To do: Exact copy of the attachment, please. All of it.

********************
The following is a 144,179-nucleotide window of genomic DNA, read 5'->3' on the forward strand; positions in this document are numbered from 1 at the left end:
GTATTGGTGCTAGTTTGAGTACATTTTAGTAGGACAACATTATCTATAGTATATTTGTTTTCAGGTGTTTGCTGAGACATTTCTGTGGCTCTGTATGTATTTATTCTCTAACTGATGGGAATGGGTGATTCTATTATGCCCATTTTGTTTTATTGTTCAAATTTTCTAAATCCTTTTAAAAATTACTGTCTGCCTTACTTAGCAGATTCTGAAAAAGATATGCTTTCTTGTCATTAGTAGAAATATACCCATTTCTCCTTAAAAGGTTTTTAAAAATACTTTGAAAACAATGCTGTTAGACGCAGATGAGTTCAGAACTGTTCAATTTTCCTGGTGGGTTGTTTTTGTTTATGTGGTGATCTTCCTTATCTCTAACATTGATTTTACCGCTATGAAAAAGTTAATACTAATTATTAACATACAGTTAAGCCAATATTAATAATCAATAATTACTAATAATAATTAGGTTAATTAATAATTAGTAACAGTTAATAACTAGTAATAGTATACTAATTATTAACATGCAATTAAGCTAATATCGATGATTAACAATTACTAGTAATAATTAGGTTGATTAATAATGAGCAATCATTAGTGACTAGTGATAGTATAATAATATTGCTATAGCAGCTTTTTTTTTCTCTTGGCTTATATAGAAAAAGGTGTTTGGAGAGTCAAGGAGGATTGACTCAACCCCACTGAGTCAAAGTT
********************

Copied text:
The following is a 144,179-nucleotide window of genomic DNA, read 5'->3' on the forward strand; positions in this document are numbered from 1 at the left end:
GTATTGGTGCTAGTTTGAGTACATTTTAGTAGGACAACATTATCTATAGTATATTTGTTTTCAGGTGTTTGCTGAGACATTTCTGTGGCTCTGTATGTATTTATTCTCTAACTGATGGGAATGGGTGATTCTATTATGCCCATTTTGTTTTATTGTTCAAATTTTCTAAATCCTTTTAAAAATTACTGTCTGCCTTACTTAGCAGATTCTGAAAAAGATATGCTTTCTTGTCATTAGTAGAAATATACCCATTTCTCCTTAAAAGGTTTTTAAAAATACTTTGAAAACAATGCTGTTAGACGCAGATGAGTTCAGAACTGTTCAATTTTCCTGGTGGGTTGTTTTTGTTTATGTGGTGATCTTCCTTATCTCTAACATTGATTTTACCGCTATGAAAAAGTTAATACTAATTATTAACATACAGTTAAGCCAATATTAATAATCAATAATTACTAATAATAATTAGGTTAATTAATAATTAGTAACAGTTAATAACTAGTAATAGTATACTAATTATTAACATGCAATTAAGCTAATATCGATGATTAACAATTACTAGTAATAATTAGGTTGATTAATAATGAGCAATCATTAGTGACTAGTGATAGTATAATAATATTGCTATAGCAGCTTTTTTTTTCTCTTGGCTTATATAGAAAAAGGTGTTTGGAGAGTCAAGGAGGATTGACTCAACCCCACTGAGTCAAAGTT